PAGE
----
The three genotypes differ significantly from each other (p<0,005): sows with AA genotype had bigger liter sizes than those with AB or BB genotype; however, there was no significant difference between the AB and BB genotypes (p> 0,005).

The frequency of the A allele was 32% and the rate of the AA genotype was lower (8%) which is in accordance with the results of other studies. It seems reasonable to suggest that an increase in the frequency of the A allele through selection would lead to an increase in the litter size as well.

AA genotype sows had the biggest litter sizes while BB sows had the smallest. In the experiments sows with AB genotype had also smaller litter sizes than those with AA genotype.

4.2 Expression of genes influencing Ca2+ oscillations in pig oocytes

The sizes of the PCR products obtained with the use of the first pairs of primers were the following: SERCA2 493 bp, Orai2 441 bp, STIM2 497 bp, STX5 499 bp.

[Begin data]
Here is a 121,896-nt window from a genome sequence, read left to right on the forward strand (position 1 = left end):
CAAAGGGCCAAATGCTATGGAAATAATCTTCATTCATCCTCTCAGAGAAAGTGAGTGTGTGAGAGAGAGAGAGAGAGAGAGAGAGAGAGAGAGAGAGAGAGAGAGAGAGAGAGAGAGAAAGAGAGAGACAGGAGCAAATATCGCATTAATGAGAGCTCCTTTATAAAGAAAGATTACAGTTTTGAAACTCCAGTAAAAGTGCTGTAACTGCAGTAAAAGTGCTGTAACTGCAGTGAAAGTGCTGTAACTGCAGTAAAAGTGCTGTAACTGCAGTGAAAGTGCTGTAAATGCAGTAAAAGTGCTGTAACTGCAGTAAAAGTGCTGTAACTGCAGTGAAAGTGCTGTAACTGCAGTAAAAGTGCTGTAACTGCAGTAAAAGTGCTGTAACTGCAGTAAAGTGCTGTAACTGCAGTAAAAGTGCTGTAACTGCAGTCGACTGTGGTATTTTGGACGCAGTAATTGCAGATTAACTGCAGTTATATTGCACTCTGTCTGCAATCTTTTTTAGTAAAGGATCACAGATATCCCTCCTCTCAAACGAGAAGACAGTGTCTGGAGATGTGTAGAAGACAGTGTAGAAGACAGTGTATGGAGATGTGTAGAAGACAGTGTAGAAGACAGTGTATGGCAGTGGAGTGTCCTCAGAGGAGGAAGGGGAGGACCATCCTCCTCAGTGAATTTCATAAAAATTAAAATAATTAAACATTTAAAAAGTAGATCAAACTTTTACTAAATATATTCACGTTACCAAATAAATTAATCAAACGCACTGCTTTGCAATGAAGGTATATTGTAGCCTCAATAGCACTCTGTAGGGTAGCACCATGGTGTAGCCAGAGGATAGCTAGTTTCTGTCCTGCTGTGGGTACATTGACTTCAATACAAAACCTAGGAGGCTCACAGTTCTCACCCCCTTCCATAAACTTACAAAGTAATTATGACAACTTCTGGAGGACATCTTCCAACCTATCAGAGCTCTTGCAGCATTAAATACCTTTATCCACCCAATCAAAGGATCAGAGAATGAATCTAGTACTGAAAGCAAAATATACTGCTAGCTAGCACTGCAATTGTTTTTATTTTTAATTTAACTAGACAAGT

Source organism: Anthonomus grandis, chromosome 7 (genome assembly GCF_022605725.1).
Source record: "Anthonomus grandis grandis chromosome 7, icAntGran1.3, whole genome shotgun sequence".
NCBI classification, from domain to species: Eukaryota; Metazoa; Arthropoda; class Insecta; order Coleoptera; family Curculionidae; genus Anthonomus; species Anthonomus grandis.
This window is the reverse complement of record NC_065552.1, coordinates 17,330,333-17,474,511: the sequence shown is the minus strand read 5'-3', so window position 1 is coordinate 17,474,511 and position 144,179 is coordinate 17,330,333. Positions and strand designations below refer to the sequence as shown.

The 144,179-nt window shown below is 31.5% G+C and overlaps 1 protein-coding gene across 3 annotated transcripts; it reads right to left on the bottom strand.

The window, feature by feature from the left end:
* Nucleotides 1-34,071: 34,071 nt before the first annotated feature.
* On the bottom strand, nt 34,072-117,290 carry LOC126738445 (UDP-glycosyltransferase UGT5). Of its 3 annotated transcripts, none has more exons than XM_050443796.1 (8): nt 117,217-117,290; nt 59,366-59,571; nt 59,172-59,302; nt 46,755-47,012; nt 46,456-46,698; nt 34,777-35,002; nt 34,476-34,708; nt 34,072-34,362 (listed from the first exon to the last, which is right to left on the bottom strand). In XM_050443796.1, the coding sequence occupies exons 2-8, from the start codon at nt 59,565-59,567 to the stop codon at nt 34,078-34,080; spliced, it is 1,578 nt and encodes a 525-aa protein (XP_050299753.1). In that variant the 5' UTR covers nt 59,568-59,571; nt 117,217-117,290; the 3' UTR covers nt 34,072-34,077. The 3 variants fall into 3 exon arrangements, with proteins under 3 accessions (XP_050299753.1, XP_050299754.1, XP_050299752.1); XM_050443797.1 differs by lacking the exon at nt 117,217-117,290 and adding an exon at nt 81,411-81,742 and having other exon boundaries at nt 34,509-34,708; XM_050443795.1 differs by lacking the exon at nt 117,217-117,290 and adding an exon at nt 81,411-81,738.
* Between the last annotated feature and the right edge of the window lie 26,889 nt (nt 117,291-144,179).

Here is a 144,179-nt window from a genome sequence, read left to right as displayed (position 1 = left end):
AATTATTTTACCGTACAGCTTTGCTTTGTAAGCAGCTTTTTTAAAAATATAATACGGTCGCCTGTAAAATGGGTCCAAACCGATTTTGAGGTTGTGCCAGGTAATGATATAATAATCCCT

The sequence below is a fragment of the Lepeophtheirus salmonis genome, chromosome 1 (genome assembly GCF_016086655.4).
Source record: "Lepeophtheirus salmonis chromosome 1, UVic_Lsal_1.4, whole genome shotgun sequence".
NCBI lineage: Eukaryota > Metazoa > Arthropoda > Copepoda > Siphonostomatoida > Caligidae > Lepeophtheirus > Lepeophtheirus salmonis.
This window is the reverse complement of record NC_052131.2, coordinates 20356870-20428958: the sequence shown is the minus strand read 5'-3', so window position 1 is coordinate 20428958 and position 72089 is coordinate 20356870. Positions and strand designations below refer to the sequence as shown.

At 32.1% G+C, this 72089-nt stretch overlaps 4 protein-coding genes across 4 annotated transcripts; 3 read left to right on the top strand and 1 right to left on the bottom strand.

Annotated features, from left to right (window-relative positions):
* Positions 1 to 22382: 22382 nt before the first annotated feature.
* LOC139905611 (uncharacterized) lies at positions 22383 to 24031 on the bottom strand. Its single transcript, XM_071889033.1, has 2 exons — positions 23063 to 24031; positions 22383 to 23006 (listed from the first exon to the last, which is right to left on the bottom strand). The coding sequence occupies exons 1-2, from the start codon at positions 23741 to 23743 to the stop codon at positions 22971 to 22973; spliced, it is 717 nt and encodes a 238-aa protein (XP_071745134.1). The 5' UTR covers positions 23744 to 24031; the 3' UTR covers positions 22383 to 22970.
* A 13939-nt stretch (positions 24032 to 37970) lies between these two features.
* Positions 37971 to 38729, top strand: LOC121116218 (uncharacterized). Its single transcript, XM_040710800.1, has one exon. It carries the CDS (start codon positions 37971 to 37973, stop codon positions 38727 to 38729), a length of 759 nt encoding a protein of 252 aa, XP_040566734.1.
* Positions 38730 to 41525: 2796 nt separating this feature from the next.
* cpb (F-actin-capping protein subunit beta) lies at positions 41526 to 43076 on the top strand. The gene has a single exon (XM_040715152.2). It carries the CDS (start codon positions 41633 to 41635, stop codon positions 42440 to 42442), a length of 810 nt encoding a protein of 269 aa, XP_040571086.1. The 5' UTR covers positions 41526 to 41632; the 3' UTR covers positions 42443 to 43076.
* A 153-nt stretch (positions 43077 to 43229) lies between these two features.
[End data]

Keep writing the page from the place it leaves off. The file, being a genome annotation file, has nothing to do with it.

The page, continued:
The designed RT-PCR products were as follows: SERCA2 103 bp, STIM2 82 bp, Orai2 106 bp és STX5 114 bp.

Statistical analysis indicated a significant difference in the expression of two genes in oocytes of different development stages (p<0,05). There were no changes in the expression of the SERCA2 and STIM2 genes while the expression of Orai2 and STX5 genes reduced during the course of maturation.

Figure 1 shows the expression of the genes (SERCA2, Orai2, STIM2, STX5) in the oocytes of different developmental stages (GV, MI, MII).

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Figure 1: The difference of gene expression of the observed genes in oocytes of various developmental stages (GV, MI and MII).

(a,bDifferent letters show significant differences; P<0,05)